37. Justification = Teleology Optimization = Utility Limitation = Deontology Ethics of Protection Prudence = Areatic

  38. The ends or consequences of a protective action should determine its morality, namely whether such act is good or evil Any decision that alters the radiation exposure situation should do more good than harm Teleology & Justification

  39. The morality of protective actions should be judged against its contribution to the overall utility, namely to the best welfare among all people. The level of radiation protection should be the best under the prevailing circumstances, maximizing the margin of benefit over harm. Utility & Optimization

  40. The morality of protection should be judged by the goodness or rightness caused by the protective actions on specific individuals, and not only by their overall consequences or utility. Inequitable protection options should be prevented by restricting individual doses (dose limits, constraints and reference levels) Deontology & Individual Protection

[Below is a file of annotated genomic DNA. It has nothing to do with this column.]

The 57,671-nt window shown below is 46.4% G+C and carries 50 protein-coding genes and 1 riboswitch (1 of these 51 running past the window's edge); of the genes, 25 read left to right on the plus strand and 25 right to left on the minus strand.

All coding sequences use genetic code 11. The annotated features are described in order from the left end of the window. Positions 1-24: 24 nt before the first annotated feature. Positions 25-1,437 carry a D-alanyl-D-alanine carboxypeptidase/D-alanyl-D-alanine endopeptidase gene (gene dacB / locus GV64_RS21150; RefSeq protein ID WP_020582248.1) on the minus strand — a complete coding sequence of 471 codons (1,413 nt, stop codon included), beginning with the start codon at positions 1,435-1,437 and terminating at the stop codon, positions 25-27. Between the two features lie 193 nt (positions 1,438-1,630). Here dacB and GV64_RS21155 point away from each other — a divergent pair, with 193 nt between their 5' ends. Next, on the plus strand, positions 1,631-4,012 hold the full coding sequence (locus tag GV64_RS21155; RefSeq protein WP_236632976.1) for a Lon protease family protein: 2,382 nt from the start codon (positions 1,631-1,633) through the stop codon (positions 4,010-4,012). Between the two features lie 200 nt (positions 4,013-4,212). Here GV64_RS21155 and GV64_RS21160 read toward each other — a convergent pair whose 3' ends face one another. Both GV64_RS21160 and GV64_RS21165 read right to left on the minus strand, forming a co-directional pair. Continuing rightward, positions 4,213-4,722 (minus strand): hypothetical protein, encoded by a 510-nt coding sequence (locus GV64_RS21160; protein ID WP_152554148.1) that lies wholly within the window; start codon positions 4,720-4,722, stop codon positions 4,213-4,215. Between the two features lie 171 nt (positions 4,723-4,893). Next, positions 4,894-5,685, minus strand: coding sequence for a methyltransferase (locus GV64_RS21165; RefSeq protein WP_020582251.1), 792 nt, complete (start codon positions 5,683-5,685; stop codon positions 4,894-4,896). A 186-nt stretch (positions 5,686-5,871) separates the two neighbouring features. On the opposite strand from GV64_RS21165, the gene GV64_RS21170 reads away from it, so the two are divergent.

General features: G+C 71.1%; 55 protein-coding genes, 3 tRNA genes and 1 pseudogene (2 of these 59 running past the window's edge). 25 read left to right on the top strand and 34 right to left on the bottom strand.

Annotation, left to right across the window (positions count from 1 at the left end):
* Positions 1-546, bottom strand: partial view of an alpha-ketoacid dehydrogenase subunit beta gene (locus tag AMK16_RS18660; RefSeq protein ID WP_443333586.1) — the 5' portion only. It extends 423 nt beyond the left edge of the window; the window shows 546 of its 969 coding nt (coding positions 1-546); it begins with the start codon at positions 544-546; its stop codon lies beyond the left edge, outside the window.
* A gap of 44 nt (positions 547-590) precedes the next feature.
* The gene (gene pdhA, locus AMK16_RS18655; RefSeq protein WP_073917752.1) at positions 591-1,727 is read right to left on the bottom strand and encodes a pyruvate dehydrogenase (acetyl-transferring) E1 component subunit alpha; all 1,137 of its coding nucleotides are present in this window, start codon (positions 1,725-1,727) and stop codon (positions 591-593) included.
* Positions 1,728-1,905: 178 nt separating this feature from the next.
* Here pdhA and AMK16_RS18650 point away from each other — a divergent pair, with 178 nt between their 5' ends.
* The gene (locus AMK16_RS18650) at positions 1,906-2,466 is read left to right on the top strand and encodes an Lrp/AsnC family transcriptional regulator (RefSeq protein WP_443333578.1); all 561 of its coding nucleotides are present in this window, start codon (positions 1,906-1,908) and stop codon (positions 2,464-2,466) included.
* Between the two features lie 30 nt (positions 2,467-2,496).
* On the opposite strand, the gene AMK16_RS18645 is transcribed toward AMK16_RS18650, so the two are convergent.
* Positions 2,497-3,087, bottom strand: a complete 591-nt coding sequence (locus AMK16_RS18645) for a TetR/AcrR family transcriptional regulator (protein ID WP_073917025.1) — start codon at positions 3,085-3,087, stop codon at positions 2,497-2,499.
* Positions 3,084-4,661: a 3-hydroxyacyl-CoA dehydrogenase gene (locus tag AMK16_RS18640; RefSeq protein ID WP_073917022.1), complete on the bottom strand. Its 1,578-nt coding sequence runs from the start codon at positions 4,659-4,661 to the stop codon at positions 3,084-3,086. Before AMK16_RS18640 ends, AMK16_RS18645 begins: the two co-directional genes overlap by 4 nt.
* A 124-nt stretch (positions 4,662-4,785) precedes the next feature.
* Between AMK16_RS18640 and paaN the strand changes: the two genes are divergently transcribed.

41. The focal point for judging the moral of protective actions should be their virtuosity rather than their consequences, utility or duty. Protection should be provided to both, present and future generations and their environment, against scientifically plausible radiation harm even if it is uncertain. Areatism & Precaution • The focal point for judging the moral of protective actions should be their virtuosity and not only their consequences, utility or duty.

  42. Justification = Teleology Optimization = Utility Limitation = Deontology Ethics of Protection Prudence = Areatic

  43. Ethical Matrix Done Being done

  44. Objectives of radiation protection of the environment • to maintain biological diversity, • to ensure the conservation of species, and • to protect the health and status of natural habitats, communities, and ecosystems

  45. ICRP Recommendations Published by Elsivier Volume 37, Issue 1-3, 2008 2008 Recommendations of the International Commission on Radiological Protection

  46. The International Nuclear Safety Regime 2010 Seminar, Santiago, Chile

  47. The International Atomic Energy Agency (IAEA) is responsible for the global regime 48 20 August, 2014 2010 Seminar, Santiago, Chile

  48. The IAEA is the only organ within the UN system with specific statutory responsibilities on radiation protection and safety 2010 Seminar, Santiago, Chile

  49. IAEA Functions • Verifying Peaceful Uses • Developing & Transferring Technology • Providing for Protection and Safety 2010 Seminar, Santiago, Chile